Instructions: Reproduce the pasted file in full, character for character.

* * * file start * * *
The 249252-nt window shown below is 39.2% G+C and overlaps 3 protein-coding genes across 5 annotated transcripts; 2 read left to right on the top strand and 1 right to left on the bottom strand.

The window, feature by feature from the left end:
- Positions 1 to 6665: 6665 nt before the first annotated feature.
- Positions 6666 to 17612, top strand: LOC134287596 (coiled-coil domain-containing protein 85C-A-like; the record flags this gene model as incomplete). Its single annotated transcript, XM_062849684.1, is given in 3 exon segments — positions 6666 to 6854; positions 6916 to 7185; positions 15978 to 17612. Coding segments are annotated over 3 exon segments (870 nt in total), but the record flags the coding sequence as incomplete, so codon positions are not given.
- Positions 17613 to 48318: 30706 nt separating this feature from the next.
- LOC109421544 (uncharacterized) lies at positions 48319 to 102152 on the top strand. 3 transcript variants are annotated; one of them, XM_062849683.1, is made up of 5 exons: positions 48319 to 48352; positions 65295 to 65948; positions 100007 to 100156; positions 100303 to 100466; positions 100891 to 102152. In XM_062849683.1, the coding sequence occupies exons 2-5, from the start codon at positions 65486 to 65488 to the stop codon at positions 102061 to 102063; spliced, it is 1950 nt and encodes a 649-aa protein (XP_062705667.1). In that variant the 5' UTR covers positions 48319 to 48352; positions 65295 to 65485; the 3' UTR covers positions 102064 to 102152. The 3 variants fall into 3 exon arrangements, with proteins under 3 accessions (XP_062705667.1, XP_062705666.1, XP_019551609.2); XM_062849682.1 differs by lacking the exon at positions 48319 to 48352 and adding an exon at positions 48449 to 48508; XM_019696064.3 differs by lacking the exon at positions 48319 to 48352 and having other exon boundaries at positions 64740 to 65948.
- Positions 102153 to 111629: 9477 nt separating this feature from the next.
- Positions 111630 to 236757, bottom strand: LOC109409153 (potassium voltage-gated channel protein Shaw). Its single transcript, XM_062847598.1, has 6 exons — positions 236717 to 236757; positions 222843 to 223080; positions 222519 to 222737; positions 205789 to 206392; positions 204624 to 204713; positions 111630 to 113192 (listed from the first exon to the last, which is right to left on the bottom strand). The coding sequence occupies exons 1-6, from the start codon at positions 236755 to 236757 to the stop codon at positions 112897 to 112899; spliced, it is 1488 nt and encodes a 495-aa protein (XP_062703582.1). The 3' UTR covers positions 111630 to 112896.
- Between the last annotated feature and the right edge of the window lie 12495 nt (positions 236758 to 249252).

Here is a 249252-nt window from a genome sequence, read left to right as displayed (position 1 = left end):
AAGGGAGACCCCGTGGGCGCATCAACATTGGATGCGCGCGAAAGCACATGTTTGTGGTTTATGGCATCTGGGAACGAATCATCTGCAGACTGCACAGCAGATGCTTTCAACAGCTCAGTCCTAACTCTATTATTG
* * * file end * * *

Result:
The 249252-nt window shown below is 39.2% G+C and overlaps 3 protein-coding genes across 5 annotated transcripts; 2 read left to right on the top strand and 1 right to left on the bottom strand.

The window, feature by feature from the left end:
- Positions 1 to 6665: 6665 nt before the first annotated feature.
- Positions 6666 to 17612, top strand: LOC134287596 (coiled-coil domain-containing protein 85C-A-like; the record flags this gene model as incomplete). Its single annotated transcript, XM_062849684.1, is given in 3 exon segments — positions 6666 to 6854; positions 6916 to 7185; positions 15978 to 17612. Coding segments are annotated over 3 exon segments (870 nt in total), but the record flags the coding sequence as incomplete, so codon positions are not given.
- Positions 17613 to 48318: 30706 nt separating this feature from the next.
- LOC109421544 (uncharacterized) lies at positions 48319 to 102152 on the top strand. 3 transcript variants are annotated; one of them, XM_062849683.1, is made up of 5 exons: positions 48319 to 48352; positions 65295 to 65948; positions 100007 to 100156; positions 100303 to 100466; positions 100891 to 102152. In XM_062849683.1, the coding sequence occupies exons 2-5, from the start codon at positions 65486 to 65488 to the stop codon at positions 102061 to 102063; spliced, it is 1950 nt and encodes a 649-aa protein (XP_062705667.1). In that variant the 5' UTR covers positions 48319 to 48352; positions 65295 to 65485; the 3' UTR covers positions 102064 to 102152. The 3 variants fall into 3 exon arrangements, with proteins under 3 accessions (XP_062705667.1, XP_062705666.1, XP_019551609.2); XM_062849682.1 differs by lacking the exon at positions 48319 to 48352 and adding an exon at positions 48449 to 48508; XM_019696064.3 differs by lacking the exon at positions 48319 to 48352 and having other exon boundaries at positions 64740 to 65948.
- Positions 102153 to 111629: 9477 nt separating this feature from the next.
- Positions 111630 to 236757, bottom strand: LOC109409153 (potassium voltage-gated channel protein Shaw). Its single transcript, XM_062847598.1, has 6 exons — positions 236717 to 236757; positions 222843 to 223080; positions 222519 to 222737; positions 205789 to 206392; positions 204624 to 204713; positions 111630 to 113192 (listed from the first exon to the last, which is right to left on the bottom strand). The coding sequence occupies exons 1-6, from the start codon at positions 236755 to 236757 to the stop codon at positions 112897 to 112899; spliced, it is 1488 nt and encodes a 495-aa protein (XP_062703582.1). The 3' UTR covers positions 111630 to 112896.
- Between the last annotated feature and the right edge of the window lie 12495 nt (positions 236758 to 249252).

Here is a 249252-nt window from a genome sequence, read left to right as displayed (position 1 = left end):
AAGGGAGACCCCGTGGGCGCATCAACATTGGATGCGCGCGAAAGCACATGTTTGTGGTTTATGGCATCTGGGAACGAATCATCTGCAGACTGCACAGCAGATGCTTTCAACAGCTCAGTCCTAACTCTATTATTG